our fortunes were made. Took me out to the Ho'born Restaurant, George,—dinner, and we had champagne, stuff that blows up the back of your nose and makes you go So, and he said at last he'd got things worthy of me—and we moved here next day. It's a swell house, George. Three pounds a week for the rooms. And he says the Business'll stand it."
She looked at me doubtfully.
"Either do that or smash," I said profoundly.
We discussed the question for a moment mutely with our eyes. My aunt slapped the pile of books from Mudie's.
"I've been having such a Go of reading, George. You never did!"
"What do you think of the business?" I asked.
"Well, they've let him have money," she said, and thought and raised her eyebrows.
"It's been a time," she went on. "The flapping about! Me sidding doing nothing and him on the go like a rocket. He's done wonders. But he wants you, George—he wants you. Sometimes he's full of hope—talks of when we're going to have a carriage and be in society—makes it seem so natural and topsy-turvy, I hardly know whether my old heels aren't up here listening to him, and my old head on the floor. . . . Then he gets depressed. Says he wants restraint. Says he can make a splash but can't keep on. Says if you don't come in everything will smash—— But you are coming in?"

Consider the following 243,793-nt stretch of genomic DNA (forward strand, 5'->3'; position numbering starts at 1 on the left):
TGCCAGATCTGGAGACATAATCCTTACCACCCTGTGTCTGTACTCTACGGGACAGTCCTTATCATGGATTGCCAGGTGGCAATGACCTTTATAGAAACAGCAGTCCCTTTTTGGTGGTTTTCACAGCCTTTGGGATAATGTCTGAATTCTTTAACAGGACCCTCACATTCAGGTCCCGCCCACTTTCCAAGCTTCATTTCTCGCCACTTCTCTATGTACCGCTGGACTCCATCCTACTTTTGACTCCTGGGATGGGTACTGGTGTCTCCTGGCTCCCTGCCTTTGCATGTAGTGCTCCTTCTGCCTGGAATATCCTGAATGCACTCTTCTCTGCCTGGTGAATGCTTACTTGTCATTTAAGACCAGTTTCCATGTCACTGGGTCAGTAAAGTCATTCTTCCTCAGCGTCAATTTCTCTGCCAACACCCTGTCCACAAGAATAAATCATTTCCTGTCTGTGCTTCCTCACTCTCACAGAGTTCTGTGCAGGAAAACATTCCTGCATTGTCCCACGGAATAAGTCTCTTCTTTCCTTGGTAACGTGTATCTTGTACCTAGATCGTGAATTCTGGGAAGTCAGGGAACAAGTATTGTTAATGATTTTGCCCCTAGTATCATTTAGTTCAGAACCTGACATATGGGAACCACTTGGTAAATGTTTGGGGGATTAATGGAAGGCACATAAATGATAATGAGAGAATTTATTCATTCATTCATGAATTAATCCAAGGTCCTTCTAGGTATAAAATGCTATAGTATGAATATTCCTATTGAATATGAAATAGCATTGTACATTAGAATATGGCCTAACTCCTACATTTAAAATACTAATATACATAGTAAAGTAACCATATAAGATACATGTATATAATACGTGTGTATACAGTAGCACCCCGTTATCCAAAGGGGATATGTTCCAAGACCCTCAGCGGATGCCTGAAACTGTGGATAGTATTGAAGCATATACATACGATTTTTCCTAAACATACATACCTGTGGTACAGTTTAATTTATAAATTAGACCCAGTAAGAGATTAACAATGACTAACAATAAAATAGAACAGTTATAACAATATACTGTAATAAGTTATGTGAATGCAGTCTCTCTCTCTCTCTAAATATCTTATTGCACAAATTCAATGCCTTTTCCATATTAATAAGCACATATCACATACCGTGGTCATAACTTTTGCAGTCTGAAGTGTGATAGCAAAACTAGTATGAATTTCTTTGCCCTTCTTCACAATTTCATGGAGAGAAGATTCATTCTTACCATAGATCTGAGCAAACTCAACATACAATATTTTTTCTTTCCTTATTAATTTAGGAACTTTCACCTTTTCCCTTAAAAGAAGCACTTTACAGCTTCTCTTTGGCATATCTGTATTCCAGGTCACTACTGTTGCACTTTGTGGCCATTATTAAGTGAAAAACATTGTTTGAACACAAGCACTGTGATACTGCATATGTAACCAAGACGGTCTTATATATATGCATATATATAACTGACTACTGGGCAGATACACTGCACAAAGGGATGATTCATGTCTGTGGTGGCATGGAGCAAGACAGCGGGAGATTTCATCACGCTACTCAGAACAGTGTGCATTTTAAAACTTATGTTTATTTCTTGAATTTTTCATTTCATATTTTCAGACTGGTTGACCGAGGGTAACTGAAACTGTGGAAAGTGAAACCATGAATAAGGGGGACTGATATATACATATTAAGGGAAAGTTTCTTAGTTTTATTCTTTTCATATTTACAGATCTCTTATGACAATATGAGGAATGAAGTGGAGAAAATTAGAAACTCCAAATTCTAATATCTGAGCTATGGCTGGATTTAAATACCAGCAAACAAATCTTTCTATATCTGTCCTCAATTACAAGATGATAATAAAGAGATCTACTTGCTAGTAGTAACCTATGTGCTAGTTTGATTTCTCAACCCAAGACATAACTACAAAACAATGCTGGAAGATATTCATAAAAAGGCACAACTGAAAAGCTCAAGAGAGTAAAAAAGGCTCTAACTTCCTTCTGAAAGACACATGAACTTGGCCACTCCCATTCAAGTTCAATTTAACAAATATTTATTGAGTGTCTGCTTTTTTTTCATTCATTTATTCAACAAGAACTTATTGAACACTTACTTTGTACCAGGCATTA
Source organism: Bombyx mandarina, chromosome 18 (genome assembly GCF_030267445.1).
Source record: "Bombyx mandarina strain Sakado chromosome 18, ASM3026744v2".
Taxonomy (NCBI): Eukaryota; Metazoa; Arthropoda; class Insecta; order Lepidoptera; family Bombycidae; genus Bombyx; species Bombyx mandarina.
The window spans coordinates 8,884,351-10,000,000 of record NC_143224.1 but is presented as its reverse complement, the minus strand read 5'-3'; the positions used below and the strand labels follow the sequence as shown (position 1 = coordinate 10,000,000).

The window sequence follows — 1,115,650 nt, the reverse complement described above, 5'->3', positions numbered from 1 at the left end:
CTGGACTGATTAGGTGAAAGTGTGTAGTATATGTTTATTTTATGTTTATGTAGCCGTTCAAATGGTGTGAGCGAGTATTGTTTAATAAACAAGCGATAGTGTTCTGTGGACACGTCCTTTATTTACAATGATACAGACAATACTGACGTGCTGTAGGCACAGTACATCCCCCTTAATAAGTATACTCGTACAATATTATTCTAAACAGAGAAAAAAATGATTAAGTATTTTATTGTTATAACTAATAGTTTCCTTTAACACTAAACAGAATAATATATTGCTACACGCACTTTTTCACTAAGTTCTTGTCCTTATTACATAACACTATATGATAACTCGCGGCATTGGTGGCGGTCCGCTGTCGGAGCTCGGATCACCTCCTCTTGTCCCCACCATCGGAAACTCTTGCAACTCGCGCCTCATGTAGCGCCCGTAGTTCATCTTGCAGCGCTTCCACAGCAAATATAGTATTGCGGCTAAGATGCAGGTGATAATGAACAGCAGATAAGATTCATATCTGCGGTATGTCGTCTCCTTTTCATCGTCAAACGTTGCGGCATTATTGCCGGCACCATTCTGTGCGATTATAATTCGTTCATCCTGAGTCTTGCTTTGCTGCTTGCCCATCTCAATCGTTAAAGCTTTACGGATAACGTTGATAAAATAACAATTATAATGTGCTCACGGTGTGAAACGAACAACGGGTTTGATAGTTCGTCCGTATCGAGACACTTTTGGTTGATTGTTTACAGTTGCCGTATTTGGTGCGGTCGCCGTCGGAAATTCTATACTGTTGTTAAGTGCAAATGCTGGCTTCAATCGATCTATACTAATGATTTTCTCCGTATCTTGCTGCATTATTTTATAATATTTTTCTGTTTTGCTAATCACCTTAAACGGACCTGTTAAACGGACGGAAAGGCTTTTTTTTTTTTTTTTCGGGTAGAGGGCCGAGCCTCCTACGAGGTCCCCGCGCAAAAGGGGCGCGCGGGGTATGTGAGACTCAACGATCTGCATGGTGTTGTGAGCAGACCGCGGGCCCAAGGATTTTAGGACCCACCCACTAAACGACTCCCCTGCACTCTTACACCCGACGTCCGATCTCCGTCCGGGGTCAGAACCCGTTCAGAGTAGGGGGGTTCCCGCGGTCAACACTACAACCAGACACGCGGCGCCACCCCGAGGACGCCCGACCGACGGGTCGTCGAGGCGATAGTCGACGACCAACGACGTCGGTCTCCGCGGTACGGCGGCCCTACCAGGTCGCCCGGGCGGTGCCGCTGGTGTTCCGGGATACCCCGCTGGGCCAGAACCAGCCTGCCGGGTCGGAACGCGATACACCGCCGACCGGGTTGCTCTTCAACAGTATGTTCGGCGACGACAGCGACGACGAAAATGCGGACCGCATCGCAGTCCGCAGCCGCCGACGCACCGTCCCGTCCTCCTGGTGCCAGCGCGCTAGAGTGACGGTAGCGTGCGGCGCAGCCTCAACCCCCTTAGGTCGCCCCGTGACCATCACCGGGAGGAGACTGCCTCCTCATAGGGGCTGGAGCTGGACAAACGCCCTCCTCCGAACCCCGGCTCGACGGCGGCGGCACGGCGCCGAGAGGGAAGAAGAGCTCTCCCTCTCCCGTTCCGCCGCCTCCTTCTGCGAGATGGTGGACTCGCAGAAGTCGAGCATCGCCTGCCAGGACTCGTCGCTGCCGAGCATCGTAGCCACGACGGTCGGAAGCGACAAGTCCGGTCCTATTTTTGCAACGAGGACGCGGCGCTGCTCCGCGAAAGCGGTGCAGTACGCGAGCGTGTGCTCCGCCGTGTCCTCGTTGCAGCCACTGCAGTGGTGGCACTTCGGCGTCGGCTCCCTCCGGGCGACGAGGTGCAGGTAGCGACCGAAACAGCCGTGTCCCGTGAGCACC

She paused and looked at me.
"You don't say you won't come in!"
"But look here, aunt," I said, "do you understand quite? . . . It's a quack medicine. It's trash."